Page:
Hispanic and Latino workers made up 15% of the nation’s labor force in 2010, according to the U.S. Department of Labor. In the construction and home building industries, that percentage is even higher. Unfortunately, Latino employees are the victims of jobsite fatalities more often than any other segment of the workforce.
“About 12 Latino workers die on the job every week, often while doing the hardest, most dangerous jobs in America,” Leni Uddyback-Fortson, regional director at the U.S. Department of Labor’s Office of Public Affairs, wrote in an email to Builder.
“Often these workers are provided with little or no training or personal protective equipment, yet they often work in the most dangerous jobs. And because of language barriers, literacy, and other disadvantages, OSHA inspectors have found these workers are often hard to reach,” she wrote.
In an effort to combat the problem, the Dept. of Labor’s Occupational Safety and Health Administration (OSHA) is hosting the Greater Philadelphia Area Action Summit for Latino and Immigrant Construction Worker Health and Safety, aimed at educating Latino and immigrant construction workers on scaffolding and fall hazards on construction sites, as well as other construction workplace concerns, such as wage protections.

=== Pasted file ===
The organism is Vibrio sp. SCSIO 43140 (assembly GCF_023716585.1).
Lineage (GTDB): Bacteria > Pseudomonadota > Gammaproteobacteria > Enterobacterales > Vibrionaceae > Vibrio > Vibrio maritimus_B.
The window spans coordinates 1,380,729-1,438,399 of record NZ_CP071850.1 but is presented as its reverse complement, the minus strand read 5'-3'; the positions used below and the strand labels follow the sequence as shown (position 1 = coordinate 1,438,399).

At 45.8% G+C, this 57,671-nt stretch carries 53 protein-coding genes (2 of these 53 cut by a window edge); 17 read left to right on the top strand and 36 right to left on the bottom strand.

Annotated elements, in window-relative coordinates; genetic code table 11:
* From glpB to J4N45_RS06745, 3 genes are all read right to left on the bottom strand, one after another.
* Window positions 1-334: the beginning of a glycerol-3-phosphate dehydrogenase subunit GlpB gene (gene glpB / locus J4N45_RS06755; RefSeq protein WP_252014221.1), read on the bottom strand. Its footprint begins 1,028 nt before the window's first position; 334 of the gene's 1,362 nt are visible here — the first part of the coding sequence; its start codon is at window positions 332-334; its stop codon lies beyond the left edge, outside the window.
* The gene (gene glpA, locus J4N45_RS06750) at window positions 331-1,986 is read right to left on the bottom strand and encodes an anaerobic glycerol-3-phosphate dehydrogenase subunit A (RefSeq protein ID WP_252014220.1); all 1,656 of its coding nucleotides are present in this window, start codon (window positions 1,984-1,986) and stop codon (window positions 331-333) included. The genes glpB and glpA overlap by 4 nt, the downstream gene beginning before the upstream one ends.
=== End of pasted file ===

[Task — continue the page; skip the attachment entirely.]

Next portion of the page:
The event will be held on April 15, 2011, in Philadelphia, and will include workers as well as representatives from unions, employers, community organizations, and federal and state agencies.
A similar event, the Southern New Jersey Action Summit for Latino and Immigrant Workers, will be held May 22, 2011, in Bridgeton, N.J.
“We want to give all workers a voice in the workplace, because a paycheck is not payment for silence. It is not a license to endure pain at any cost,” Uddyback-Fortson wrote. “We want Latino workers to know that if they have questions, if they have safety concerns, if they want to know about their rights, if they seek protection from retaliation when they complain about dangerous conditions on the job, they can rely on OSHA and the Department of Labor for help.”
Claire Easley is senior editor, online, for Builder.